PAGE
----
Politics and public opinion go a long way toward steering any industry, and the plastics industry is no different. In the 2020s, the public’s rising awareness of single-use plastics and their implications has brought dramatic changes. As we continue our series on “Plastics: What Lies Ahead?” we examine the changes wrought by the market’s increasing aversion to single-use plastic products.
Clearly, the marketplace is rife with new offerings that stress bio-sourced plastics materials. But it is worth saying that some of this change is powered as much by public relations as by profit-mindedness. Yes, bio-plastics are big right now—bigger than ever. But their share of the plastics market still remains relatively small. Meanwhile, conventional plastics remain a booming industry and one that is not going away anytime soon.
Demand for petrochemical projects, particularly those focusing on plastics, is expected to increase substantially in the coming years, according to a recent article published on the news website OilPrice.com.
In a Feb. 3 article on OilPrice.com entitled “Plastics Will Fuel Oil demand for Years to Come,” reporter Felicity Bradstock observed that, for all of the rush toward bio-plastics, there is still a huge and entrenched industry that is the petrochemical industrial world. And that world, seeing as it does that governments and some political interests are pushing for greater use of electric vehicles, realizes that its gasoline refinery prospects may indeed feel the pinch.
This being so, Big Oil looks to petrochemicals as a safe harbor in this storm. States Bradstock: “The International Energy Agency (IEA) predicts that plastics derived from fossil fuels will drive almost half of oil demand by 2050, as one of the last remaining sectors to decarbonize. Judith Enck, Founder and President of the nonprofit organization Beyond Plastics, believes “Plastics is the Plan B for the fossil fuel industry.”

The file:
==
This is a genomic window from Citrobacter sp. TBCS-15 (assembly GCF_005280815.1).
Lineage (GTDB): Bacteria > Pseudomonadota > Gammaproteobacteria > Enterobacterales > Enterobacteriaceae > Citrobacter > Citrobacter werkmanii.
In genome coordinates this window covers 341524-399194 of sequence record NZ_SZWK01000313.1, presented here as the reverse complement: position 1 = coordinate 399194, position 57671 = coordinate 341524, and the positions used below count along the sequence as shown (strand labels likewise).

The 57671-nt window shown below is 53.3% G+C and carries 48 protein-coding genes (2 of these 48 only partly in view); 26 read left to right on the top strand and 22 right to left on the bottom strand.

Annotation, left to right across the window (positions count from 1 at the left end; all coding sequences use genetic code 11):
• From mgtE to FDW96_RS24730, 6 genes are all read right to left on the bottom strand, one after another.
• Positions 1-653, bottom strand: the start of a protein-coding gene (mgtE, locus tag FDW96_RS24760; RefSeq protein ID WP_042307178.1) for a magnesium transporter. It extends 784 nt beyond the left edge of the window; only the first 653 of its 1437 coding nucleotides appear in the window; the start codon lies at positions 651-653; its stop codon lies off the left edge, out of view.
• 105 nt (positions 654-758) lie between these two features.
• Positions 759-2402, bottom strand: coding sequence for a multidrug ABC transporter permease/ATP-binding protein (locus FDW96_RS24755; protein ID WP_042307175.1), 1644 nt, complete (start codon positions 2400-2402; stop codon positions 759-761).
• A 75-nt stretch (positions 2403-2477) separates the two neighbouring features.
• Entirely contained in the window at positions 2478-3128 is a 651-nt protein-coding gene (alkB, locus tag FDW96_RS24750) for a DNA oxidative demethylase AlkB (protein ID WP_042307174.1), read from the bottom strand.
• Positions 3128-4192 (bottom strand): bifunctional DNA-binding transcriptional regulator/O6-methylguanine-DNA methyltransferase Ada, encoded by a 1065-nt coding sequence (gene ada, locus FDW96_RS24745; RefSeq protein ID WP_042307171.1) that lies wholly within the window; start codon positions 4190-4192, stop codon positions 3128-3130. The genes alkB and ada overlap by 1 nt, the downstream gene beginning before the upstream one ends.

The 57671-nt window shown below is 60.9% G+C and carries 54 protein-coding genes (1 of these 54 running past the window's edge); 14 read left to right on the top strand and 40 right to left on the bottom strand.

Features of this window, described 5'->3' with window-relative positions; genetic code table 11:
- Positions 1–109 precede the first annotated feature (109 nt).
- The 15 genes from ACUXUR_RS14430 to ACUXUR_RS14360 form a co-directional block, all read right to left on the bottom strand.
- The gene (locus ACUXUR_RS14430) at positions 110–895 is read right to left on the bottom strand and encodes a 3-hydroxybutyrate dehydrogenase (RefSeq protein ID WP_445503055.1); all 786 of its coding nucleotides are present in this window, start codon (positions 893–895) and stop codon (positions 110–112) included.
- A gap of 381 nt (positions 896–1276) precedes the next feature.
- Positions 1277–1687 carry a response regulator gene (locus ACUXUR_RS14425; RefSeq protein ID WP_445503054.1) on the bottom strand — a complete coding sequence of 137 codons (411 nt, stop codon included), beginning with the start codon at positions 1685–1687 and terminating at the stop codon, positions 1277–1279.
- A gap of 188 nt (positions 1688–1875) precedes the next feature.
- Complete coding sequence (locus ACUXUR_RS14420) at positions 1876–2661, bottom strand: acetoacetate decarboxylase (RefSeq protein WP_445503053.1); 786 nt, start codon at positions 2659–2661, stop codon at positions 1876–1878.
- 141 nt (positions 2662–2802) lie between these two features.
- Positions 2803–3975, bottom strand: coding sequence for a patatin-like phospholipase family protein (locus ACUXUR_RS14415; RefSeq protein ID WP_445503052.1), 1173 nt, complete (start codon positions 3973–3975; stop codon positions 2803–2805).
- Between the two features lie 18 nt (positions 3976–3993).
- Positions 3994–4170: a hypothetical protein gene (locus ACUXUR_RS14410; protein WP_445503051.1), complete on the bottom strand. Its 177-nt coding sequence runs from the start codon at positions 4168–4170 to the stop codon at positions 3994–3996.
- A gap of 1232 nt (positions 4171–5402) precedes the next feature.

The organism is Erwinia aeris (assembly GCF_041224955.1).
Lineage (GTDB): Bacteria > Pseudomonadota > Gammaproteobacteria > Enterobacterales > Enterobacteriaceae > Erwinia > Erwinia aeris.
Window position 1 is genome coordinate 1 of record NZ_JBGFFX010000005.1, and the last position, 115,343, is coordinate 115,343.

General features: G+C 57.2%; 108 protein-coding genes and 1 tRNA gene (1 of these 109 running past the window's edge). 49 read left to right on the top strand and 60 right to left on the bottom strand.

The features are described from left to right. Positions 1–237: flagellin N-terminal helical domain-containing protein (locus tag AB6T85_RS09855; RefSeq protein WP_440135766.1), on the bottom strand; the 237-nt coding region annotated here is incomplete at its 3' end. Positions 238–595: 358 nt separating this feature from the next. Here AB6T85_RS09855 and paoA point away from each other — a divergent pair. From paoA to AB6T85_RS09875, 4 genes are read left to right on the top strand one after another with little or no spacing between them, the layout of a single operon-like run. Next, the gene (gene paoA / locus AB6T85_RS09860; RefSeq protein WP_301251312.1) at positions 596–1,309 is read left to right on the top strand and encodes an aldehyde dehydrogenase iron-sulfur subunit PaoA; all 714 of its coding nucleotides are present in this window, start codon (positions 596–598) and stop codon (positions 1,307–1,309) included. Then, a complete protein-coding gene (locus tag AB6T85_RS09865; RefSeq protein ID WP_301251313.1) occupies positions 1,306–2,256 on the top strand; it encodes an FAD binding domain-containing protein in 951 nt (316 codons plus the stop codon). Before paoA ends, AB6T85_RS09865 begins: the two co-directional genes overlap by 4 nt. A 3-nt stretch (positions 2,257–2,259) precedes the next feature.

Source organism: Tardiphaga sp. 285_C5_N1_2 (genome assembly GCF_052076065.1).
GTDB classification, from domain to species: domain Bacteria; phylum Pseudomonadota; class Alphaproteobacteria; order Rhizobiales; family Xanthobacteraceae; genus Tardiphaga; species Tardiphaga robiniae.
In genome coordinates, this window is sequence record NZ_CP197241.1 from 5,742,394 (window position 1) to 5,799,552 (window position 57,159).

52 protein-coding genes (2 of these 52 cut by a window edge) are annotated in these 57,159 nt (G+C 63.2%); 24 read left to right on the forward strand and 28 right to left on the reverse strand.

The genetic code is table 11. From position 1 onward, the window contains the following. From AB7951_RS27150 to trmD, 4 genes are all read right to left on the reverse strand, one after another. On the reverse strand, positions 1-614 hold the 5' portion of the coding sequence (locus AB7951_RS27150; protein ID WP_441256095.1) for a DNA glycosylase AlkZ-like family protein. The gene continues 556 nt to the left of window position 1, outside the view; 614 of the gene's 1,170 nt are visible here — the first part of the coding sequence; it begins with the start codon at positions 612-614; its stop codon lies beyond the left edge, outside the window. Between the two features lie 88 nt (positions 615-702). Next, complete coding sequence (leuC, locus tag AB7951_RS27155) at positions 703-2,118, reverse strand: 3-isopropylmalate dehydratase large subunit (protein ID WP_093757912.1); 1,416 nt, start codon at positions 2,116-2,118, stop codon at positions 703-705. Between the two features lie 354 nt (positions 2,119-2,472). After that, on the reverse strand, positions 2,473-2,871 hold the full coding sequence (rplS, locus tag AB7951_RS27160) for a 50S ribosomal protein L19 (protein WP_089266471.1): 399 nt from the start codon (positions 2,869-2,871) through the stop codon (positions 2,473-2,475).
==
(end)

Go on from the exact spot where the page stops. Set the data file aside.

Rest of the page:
Meanwhile, recycling of plastic, reduction of plastic waste, and use and development of biodegradable plastic are active interests today.
A Plastics Innovation
“Thermoplastic resin” is the precise technical term for plastic, which is defined as a synthetic material that can be molded into any shape for actual use by high-temperature molding using a molding machine. To perform molding, the plastic needs to be in the form of a “resin pellet” with a size of 1-3 mm.
The production and use of biodegradable plastic is slowly increasing, although greater than 98 percent of plastics worldwide are still petroleum-based non-biodegradable plastics. In addition, the production of these petroleum-based non-biodegradable plastics are still increasing.
Biodegradable plastics can be composed of biomass such as corn, sugarcane, potato, and grains. However, as these commodities are also in demand for human consumption, alternatives, if they can be found, can pose a welcome remedy. Celluose, a non-edible biomass, can be a good alternative, although the preparation of cellulose-based resins with good properties requires the use of petroleum-based additives.
With this view, Dr. Ryohei Mori at Green Science Alliance has created a 100 percent natural biomass-based biodegradable thermoplastic material from wood, stone, and a natural deep eutectic solvent. Besides wood, stone, and the natural deep eutectic solvent, the as-prepared material was also composed of environment-friendly natural materials; hence, this material was composed of 100 percent natural materials—i.e., no petroleum. In addition, not only wood and stone but also all of the other composed materials were cost-effective.
Analysis and further improvement of the resin properties of this novel and innovative material, as well as sample work for actual industrial use, are currently underway in Green Science Alliance.
Plastics are the Target